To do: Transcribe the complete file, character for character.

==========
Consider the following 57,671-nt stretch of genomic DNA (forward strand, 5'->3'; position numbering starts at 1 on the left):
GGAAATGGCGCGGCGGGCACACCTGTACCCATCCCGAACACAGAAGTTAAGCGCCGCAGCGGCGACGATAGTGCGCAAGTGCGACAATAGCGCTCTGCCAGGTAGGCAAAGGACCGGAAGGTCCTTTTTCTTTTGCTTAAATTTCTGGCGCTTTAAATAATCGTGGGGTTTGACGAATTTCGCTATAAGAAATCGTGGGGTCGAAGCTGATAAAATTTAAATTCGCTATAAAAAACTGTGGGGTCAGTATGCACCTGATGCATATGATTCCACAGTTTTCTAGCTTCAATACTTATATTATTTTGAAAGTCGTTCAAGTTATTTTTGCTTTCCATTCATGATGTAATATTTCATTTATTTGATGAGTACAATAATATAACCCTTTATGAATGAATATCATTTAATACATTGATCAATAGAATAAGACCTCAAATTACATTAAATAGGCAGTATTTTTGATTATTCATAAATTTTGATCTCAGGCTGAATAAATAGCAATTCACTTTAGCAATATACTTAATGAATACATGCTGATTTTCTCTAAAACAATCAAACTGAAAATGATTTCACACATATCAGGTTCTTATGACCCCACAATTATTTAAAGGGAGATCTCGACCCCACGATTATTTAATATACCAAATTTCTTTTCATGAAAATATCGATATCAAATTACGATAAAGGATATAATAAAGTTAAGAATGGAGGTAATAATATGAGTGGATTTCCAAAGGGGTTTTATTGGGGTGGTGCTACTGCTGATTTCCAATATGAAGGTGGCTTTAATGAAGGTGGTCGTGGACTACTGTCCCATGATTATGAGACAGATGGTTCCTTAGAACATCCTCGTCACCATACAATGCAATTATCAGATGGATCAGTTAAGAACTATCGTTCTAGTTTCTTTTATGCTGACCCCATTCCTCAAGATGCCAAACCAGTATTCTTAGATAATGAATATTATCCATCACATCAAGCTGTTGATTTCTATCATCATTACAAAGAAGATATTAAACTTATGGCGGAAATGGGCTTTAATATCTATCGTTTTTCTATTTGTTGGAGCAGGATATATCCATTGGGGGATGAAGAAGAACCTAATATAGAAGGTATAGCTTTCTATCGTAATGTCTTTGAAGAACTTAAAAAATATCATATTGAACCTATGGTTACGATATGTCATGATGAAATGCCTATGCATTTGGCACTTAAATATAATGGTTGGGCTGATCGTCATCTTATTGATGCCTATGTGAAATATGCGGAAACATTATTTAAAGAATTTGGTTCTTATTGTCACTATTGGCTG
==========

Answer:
Consider the following 57,671-nt stretch of genomic DNA (forward strand, 5'->3'; position numbering starts at 1 on the left):
GGAAATGGCGCGGCGGGCACACCTGTACCCATCCCGAACACAGAAGTTAAGCGCCGCAGCGGCGACGATAGTGCGCAAGTGCGACAATAGCGCTCTGCCAGGTAGGCAAAGGACCGGAAGGTCCTTTTTCTTTTGCTTAAATTTCTGGCGCTTTAAATAATCGTGGGGTTTGACGAATTTCGCTATAAGAAATCGTGGGGTCGAAGCTGATAAAATTTAAATTCGCTATAAAAAACTGTGGGGTCAGTATGCACCTGATGCATATGATTCCACAGTTTTCTAGCTTCAATACTTATATTATTTTGAAAGTCGTTCAAGTTATTTTTGCTTTCCATTCATGATGTAATATTTCATTTATTTGATGAGTACAATAATATAACCCTTTATGAATGAATATCATTTAATACATTGATCAATAGAATAAGACCTCAAATTACATTAAATAGGCAGTATTTTTGATTATTCATAAATTTTGATCTCAGGCTGAATAAATAGCAATTCACTTTAGCAATATACTTAATGAATACATGCTGATTTTCTCTAAAACAATCAAACTGAAAATGATTTCACACATATCAGGTTCTTATGACCCCACAATTATTTAAAGGGAGATCTCGACCCCACGATTATTTAATATACCAAATTTCTTTTCATGAAAATATCGATATCAAATTACGATAAAGGATATAATAAAGTTAAGAATGGAGGTAATAATATGAGTGGATTTCCAAAGGGGTTTTATTGGGGTGGTGCTACTGCTGATTTCCAATATGAAGGTGGCTTTAATGAAGGTGGTCGTGGACTACTGTCCCATGATTATGAGACAGATGGTTCCTTAGAACATCCTCGTCACCATACAATGCAATTATCAGATGGATCAGTTAAGAACTATCGTTCTAGTTTCTTTTATGCTGACCCCATTCCTCAAGATGCCAAACCAGTATTCTTAGATAATGAATATTATCCATCACATCAAGCTGTTGATTTCTATCATCATTACAAAGAAGATATTAAACTTATGGCGGAAATGGGCTTTAATATCTATCGTTTTTCTATTTGTTGGAGCAGGATATATCCATTGGGGGATGAAGAAGAACCTAATATAGAAGGTATAGCTTTCTATCGTAATGTCTTTGAAGAACTTAAAAAATATCATATTGAACCTATGGTTACGATATGTCATGATGAAATGCCTATGCATTTGGCACTTAAATATAATGGTTGGGCTGATCGTCATCTTATTGATGCCTATGTGAAATATGCGGAAACATTATTTAAAGAATTTGGTTCTTATTGTCACTATTGGCTG